When a craft sinks or goes missing at sea, search-and-rescue teams often rely on computer models to determine where to scour for survivors. Currently used models incorporate data from satellites and offshore sensors to predict a drifting object's path, producing maps of the areas where it is most likely to be found. If the initial search is unsuccessful, the models incorporate that information to update their predictions.
Now a team of researchers has developed a new algorithm to anticipate the location of drifting objects during the first three hours of a search. Instead of modeling the trajectory of a missing person, the tool identifies zones in the water called transient attracting profiles (TRAPs), where currents and waves conspire to pull in nearby objects. In the early hours of future search-and-rescue operations, factoring in these previously hidden “attractors” could prove crucial in saving lives.
The movement of ocean water can be represented mathematically as a velocity field, which in this case describes the speed and direction of water at each point on the surface. The new algorithm, described in May in Nature Communications, uses ocean wave data and forecast models of this field to find zones with the strongest pull. Though invisible in the water, each TRAP can be drawn on a map as a curve of about 100 to 1,000 meters long. As surface conditions change, TRAPs move slowly enough to drag objects along with them—similar to how a magnet moving under a table can pull an iron item along the tabletop.
Study lead author Mattia Serra of Harvard University and his colleagues field-tested the method by throwing GPS-tagged manikins in the turbulent waters just south of Martha's Vineyard in Massachusetts. Each manikin followed a different trajectory, but “they all clustered on the same TRAP,” just as the algorithm predicted, Serra says. These initial tests were carried out close to shore, but the same mathematics predicts the presence of TRAPs in the open ocean.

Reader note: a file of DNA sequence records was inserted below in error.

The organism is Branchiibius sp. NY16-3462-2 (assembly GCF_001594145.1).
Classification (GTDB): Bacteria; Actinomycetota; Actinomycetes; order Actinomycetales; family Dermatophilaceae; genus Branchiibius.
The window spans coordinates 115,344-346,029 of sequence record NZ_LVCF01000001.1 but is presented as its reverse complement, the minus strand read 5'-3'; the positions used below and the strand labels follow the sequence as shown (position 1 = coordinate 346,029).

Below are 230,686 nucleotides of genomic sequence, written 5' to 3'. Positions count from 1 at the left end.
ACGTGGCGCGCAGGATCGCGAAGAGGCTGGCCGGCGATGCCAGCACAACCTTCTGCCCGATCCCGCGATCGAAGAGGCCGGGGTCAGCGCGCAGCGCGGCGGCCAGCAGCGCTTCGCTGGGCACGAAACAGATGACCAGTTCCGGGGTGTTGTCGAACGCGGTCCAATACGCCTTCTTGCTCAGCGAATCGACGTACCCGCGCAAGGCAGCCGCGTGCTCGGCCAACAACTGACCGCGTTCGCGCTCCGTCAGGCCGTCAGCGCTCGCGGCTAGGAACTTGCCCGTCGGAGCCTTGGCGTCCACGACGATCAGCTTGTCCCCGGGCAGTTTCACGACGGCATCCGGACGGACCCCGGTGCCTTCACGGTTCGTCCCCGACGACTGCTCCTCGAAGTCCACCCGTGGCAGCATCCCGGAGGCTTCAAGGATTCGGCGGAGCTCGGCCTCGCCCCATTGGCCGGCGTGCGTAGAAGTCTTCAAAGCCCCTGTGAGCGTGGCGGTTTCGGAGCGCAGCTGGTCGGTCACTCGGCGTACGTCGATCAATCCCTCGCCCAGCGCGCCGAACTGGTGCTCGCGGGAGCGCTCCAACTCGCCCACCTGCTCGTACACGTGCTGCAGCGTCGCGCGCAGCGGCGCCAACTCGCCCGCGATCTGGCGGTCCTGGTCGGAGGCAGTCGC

Lawrence Stone, chief scientist at the scientific consulting company Metron and chief designer of the U.S. Coast Guard's standard search-and-rescue protocol, welcomes these “absolutely fascinating, impressive results.” The study “fits right in with the sort of thing that we like to do, and it's good scientific research that holds up,” says Stone, who was not involved in the new study. “Let's put it in.”
Stone emphasizes that the TRAPs tool would supplement, not replace, existing models. A spokesperson confirms that the Coast Guard is working to incorporate TRAP curves into its prediction maps. As research continues, Serra and his colleagues hope to factor in the effects of wind and buoyancy, thus increasing the predictions' accuracy.